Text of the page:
You Must Help Your Kids With Their Science Homework


Science homework may require parent intervention

Last Updated on September 14, 2021 by Michelle Ball

By Michelle Ball, Sacramento California Expulsion, Special Education, sports/CIF, College, Education and School Attorney/Lawyer for Students since 1995

The National Association of Educational Science (NAES) released the test results for many of our nation’s children showing a distinct weakness in the sciences.  For example of 300 possible points, the average score was between 147-153.  If graded in the traditional way, this would be an “F.”

The United States Department of Education response certainly does not make me feel more secure.

This low score evidences a few things: 1)  School instruction is not enough to advance in science, 2)  Parents need to step up and help their kids with their science homework, and 3)  Parents need to stimulate an interest in science outside the classroom via home science projects in which the child is interested.

Schools are like high speed trains which just keep going regardless of whether the passengers are hanging off the edges or falling off.  They do not stop.  So, if a student misses even one concept, e.g. in math or science, but the class has moved on, that student may never understand that concept and/or other items connected to it.  With science that can be a killer.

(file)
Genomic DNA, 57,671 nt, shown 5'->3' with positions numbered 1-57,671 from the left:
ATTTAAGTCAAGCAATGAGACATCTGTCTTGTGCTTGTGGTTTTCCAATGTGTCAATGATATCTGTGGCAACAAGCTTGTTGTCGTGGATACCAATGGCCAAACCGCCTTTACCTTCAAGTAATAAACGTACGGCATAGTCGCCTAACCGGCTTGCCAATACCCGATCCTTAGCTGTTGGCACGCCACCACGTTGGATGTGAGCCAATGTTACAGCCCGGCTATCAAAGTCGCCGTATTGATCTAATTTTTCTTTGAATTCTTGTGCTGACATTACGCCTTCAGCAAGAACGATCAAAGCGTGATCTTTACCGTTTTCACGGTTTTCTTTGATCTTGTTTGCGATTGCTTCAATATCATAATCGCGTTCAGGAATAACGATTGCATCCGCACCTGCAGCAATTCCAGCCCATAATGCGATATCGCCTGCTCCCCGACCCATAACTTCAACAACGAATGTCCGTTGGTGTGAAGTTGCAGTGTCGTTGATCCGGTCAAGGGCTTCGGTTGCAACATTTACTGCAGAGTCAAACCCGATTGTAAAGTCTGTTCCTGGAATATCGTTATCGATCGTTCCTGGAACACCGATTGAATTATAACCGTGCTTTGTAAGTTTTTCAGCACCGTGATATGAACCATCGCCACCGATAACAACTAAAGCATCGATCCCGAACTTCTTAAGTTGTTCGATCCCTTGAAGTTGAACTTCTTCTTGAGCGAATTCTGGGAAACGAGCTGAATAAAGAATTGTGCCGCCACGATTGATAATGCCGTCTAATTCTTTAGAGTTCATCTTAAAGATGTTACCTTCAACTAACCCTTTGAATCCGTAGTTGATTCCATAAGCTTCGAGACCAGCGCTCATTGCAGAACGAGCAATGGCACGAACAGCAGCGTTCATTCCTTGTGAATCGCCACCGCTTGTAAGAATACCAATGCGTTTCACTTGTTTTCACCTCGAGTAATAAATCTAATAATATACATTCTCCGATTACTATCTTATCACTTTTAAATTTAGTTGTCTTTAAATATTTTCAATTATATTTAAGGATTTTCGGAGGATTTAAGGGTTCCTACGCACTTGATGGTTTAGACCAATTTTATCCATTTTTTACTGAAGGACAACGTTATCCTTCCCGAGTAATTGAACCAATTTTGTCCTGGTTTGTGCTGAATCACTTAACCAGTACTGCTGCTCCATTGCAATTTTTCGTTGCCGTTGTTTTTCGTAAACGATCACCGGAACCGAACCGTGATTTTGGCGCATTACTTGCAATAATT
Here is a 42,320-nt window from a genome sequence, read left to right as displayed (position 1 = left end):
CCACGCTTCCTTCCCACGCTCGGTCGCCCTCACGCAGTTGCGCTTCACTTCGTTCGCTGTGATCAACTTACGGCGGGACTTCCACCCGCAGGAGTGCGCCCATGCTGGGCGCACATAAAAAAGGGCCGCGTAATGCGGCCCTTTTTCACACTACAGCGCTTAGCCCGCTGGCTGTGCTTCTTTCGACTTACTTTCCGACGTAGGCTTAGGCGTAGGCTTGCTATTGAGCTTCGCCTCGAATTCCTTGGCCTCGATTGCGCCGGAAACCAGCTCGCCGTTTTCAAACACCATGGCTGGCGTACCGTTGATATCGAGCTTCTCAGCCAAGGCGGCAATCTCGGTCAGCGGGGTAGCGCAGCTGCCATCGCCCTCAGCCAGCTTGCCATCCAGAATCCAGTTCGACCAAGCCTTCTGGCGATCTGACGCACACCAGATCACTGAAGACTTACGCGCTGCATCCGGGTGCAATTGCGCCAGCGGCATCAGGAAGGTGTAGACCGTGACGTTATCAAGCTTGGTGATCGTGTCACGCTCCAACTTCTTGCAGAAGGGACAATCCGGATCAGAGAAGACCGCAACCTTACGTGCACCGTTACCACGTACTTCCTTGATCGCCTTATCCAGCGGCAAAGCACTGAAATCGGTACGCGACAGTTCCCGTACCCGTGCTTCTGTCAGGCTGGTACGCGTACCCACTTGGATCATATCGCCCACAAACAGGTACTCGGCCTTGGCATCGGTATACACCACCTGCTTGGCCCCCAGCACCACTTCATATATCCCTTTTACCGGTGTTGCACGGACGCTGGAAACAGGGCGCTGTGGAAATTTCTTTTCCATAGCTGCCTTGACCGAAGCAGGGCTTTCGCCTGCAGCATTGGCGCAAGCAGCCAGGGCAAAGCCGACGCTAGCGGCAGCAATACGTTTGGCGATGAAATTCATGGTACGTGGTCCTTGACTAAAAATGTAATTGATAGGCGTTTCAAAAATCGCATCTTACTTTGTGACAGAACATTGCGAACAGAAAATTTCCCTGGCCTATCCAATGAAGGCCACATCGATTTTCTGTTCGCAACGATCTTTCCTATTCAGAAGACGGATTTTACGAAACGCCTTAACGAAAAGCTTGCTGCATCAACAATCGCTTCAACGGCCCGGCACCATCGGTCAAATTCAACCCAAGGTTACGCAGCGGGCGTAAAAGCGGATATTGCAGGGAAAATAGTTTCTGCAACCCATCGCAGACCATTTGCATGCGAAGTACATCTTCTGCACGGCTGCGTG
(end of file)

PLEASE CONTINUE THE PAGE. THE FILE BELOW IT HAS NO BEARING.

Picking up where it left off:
One area where parents could help is to follow up on items missed on science tests or homework.  If a student misses anything, parents must follow up and work with their child until they understand the item once and for all.  The schools don’t take adequate time to ensure that the concepts missed are understood and parents have to fill in the gaps.  Parents can help merely by noticing what the kid got wrong (not just chastising them for a low grade) and helping them understand.

Another area where a parent can help is ensuring a child fully understands what they are reading- and I mean specifically the WORDS.  Does the student REALLY know what that science word means?  Really?  Do they actually know what a microbe looks like, what it does, where the word “microbe” came from?

Parent help with homework and in completing science projects in which a child is interested (even if not assigned as homework) would help not just the individual student, but the country as well (it would probably raise our NAES score/grade from at least an “F” to a “D” or maybe even an “A”).  The schools are not the only ones responsible for advancing kids.  We, as parents, are as well.